Coach Credentialing, Certification and Accreditation
ICF is arguably the best known and far-reaching Coach regulatory organization in the world. As ‘guardians of the profession’, ICF is committed to upholding the professionalism of Coaching. To this end it has established credentialing and certification processes.
All information on this page reflects our understanding of the ICF Credentials, Accreditation and Certification, as described on the ICF Website: www.coachingfederation.org.
A coach who has met the minimum requirements of the International Coach Federation (ICF) is award one of three credentials:
ACC: Associate Certified Coach. Minimum of 60 hours of ICF approved training, 100 hours of coaching experience and at least 8 clients.
PCC: Professional Certified Coach. Minimum of 125 hours of ICF approved training, 500 hours of coaching experience and at least 25 clients.
MCC: Master Certified Coach. Minimum of 200 hours of ICF approved training, 2500 hours of coaching experience, and at least 35 clients.
Radiance Coach Trainers are ICF members, and are all either MCCs or PCCs
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Credentialing is important to any profession: it validates the client will be getting a certain standard of coaching. ICF has 3 Credentials (see sidebar). In order to achieve an ICF credential, the applicant must demonstrate his/her level of knowledge of the ICF Core Competencies (8 competencies that govern ‘good’ coaching). This is done by sending ICF recordings of the applicant coaching a client for 20-45 minutes. This recording is assessed against standards for that particular level of credential, and the coach might pass or fail.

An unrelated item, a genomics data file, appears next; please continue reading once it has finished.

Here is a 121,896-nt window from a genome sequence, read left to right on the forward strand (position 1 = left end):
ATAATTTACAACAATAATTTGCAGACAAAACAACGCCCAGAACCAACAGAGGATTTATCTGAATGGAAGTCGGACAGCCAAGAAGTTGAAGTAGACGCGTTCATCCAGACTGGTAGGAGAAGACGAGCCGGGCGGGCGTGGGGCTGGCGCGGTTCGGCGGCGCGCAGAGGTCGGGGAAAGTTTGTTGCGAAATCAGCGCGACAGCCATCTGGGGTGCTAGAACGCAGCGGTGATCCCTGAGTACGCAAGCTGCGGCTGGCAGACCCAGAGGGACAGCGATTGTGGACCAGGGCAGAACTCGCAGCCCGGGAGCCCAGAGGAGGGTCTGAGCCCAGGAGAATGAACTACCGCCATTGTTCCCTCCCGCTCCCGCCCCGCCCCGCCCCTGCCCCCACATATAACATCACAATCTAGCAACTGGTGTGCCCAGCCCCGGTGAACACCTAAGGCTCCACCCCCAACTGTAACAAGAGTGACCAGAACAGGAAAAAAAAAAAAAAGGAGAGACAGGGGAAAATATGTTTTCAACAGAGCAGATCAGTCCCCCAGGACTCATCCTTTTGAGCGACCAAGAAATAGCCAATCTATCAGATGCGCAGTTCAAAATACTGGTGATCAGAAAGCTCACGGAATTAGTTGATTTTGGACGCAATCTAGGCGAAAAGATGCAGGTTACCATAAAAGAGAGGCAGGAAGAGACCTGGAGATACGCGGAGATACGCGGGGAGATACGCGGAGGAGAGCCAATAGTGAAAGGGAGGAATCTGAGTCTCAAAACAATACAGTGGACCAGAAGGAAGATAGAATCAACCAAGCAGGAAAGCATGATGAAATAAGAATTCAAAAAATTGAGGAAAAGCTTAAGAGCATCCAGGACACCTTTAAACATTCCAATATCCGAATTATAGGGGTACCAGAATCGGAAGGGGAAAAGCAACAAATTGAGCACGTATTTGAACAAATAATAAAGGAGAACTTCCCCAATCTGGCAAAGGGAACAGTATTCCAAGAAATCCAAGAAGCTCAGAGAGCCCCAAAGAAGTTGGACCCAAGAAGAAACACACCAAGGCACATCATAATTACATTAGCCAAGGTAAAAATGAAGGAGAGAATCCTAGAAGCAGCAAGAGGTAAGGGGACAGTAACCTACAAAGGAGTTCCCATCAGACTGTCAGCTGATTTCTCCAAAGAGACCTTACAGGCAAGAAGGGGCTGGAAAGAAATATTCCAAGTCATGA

Why are credentials important to you? Because most business, the government and other organizations rely on these credentials when hiring coaches. It is a validation of training and experience. As a professional, you want to demonstrate to potential clients that you are serious about your work, and have the backing of ICF to prove it.
Certification is the process whereby Accredited Coach Training Programs (Level 1,2 and 3 Organizations - see below) do the work that ICF normally does to ensure a coach is coaching at the appropriate level. Only accredited organizations can give out certifications that are recognized by ICF to streamline the credentialing process. A Level 2 Certification program will be at least 125 hours of coach education, and includes 10 hours of mentoring plus passing two assessments of a PCC level recording. Certificate programs are typically more rigorous than other coach education programs, preparing the student to have the confidence and skills necessary to establish their coaching business upon graduation.
Why is Certification important to you? Because with a Level 1 or Level 2 certification, attaining an ICF credential becomes much easier. Once certified coaches meet the coaching hours and number of clients requirements for the ACC or PCC credential, they need only send in their Certificate, attest to the number of hours and clients, and take the Coach Knowledge Assessment (CKA) exam to apply for the credential.